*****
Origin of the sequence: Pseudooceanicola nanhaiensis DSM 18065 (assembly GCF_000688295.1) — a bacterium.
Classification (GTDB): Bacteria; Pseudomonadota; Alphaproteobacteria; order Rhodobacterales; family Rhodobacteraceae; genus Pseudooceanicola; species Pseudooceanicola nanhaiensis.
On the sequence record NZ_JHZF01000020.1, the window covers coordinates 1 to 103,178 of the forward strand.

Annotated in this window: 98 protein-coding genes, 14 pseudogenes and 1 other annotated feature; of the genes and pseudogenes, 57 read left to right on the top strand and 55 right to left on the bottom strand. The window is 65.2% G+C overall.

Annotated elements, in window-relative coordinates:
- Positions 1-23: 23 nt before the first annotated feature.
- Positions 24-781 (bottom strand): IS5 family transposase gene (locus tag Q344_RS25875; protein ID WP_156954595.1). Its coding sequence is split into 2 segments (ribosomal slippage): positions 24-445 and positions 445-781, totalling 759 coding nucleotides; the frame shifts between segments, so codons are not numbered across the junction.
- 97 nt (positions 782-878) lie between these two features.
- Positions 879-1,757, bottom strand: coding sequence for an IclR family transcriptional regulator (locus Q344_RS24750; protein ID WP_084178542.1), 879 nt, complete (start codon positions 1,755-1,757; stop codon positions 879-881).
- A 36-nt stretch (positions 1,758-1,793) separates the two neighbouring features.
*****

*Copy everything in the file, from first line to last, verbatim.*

Origin of the sequence: Pseudooceanicola nanhaiensis DSM 18065 (assembly GCF_000688295.1) — a bacterium.
Classification (GTDB): Bacteria; Pseudomonadota; Alphaproteobacteria; order Rhodobacterales; family Rhodobacteraceae; genus Pseudooceanicola; species Pseudooceanicola nanhaiensis.
On the sequence record NZ_JHZF01000020.1, the window covers coordinates 1 to 103,178 of the forward strand.

Annotated in this window: 98 protein-coding genes, 14 pseudogenes and 1 other annotated feature; of the genes and pseudogenes, 57 read left to right on the top strand and 55 right to left on the bottom strand. The window is 65.2% G+C overall.

Annotated elements, in window-relative coordinates:
- Positions 1-23: 23 nt before the first annotated feature.
- Positions 24-781 (bottom strand): IS5 family transposase gene (locus tag Q344_RS25875; protein ID WP_156954595.1). Its coding sequence is split into 2 segments (ribosomal slippage): positions 24-445 and positions 445-781, totalling 759 coding nucleotides; the frame shifts between segments, so codons are not numbered across the junction.
- 97 nt (positions 782-878) lie between these two features.
- Positions 879-1,757, bottom strand: coding sequence for an IclR family transcriptional regulator (locus Q344_RS24750; protein ID WP_084178542.1), 879 nt, complete (start codon positions 1,755-1,757; stop codon positions 879-881).
- A 36-nt stretch (positions 1,758-1,793) separates the two neighbouring features.